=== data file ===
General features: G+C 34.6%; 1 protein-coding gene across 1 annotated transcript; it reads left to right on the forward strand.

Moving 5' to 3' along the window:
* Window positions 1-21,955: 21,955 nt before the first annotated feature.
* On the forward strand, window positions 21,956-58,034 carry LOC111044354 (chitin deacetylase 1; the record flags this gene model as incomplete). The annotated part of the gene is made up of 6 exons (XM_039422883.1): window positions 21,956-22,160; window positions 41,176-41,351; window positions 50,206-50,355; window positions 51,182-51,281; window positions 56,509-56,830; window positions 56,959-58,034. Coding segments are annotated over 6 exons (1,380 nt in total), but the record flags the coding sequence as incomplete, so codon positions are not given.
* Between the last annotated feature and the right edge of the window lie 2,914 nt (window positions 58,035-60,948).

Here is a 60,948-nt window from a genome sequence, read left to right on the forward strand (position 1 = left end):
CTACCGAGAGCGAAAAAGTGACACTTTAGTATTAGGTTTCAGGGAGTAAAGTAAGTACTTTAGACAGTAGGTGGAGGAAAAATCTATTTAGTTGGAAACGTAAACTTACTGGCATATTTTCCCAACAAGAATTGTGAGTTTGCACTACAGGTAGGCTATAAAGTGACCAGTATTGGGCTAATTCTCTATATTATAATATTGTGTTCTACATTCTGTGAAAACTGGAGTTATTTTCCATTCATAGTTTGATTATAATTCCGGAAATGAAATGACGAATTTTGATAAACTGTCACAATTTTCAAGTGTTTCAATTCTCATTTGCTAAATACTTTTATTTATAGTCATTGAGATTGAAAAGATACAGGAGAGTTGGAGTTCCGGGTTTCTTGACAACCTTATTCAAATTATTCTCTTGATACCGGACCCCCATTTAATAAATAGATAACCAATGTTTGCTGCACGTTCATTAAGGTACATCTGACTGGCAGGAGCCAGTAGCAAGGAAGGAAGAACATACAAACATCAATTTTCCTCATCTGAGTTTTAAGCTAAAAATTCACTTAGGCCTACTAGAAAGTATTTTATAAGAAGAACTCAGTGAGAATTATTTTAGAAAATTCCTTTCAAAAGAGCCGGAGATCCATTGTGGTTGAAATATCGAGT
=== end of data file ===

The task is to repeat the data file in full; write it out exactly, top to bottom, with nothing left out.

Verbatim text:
General features: G+C 34.6%; 1 protein-coding gene across 1 annotated transcript; it reads left to right on the forward strand.

Moving 5' to 3' along the window:
* Window positions 1-21,955: 21,955 nt before the first annotated feature.
* On the forward strand, window positions 21,956-58,034 carry LOC111044354 (chitin deacetylase 1; the record flags this gene model as incomplete). The annotated part of the gene is made up of 6 exons (XM_039422883.1): window positions 21,956-22,160; window positions 41,176-41,351; window positions 50,206-50,355; window positions 51,182-51,281; window positions 56,509-56,830; window positions 56,959-58,034. Coding segments are annotated over 6 exons (1,380 nt in total), but the record flags the coding sequence as incomplete, so codon positions are not given.
* Between the last annotated feature and the right edge of the window lie 2,914 nt (window positions 58,035-60,948).

Here is a 60,948-nt window from a genome sequence, read left to right on the forward strand (position 1 = left end):
CTACCGAGAGCGAAAAAGTGACACTTTAGTATTAGGTTTCAGGGAGTAAAGTAAGTACTTTAGACAGTAGGTGGAGGAAAAATCTATTTAGTTGGAAACGTAAACTTACTGGCATATTTTCCCAACAAGAATTGTGAGTTTGCACTACAGGTAGGCTATAAAGTGACCAGTATTGGGCTAATTCTCTATATTATAATATTGTGTTCTACATTCTGTGAAAACTGGAGTTATTTTCCATTCATAGTTTGATTATAATTCCGGAAATGAAATGACGAATTTTGATAAACTGTCACAATTTTCAAGTGTTTCAATTCTCATTTGCTAAATACTTTTATTTATAGTCATTGAGATTGAAAAGATACAGGAGAGTTGGAGTTCCGGGTTTCTTGACAACCTTATTCAAATTATTCTCTTGATACCGGACCCCCATTTAATAAATAGATAACCAATGTTTGCTGCACGTTCATTAAGGTACATCTGACTGGCAGGAGCCAGTAGCAAGGAAGGAAGAACATACAAACATCAATTTTCCTCATCTGAGTTTTAAGCTAAAAATTCACTTAGGCCTACTAGAAAGTATTTTATAAGAAGAACTCAGTGAGAATTATTTTAGAAAATTCCTTTCAAAAGAGCCGGAGATCCATTGTGGTTGAAATATCGAGT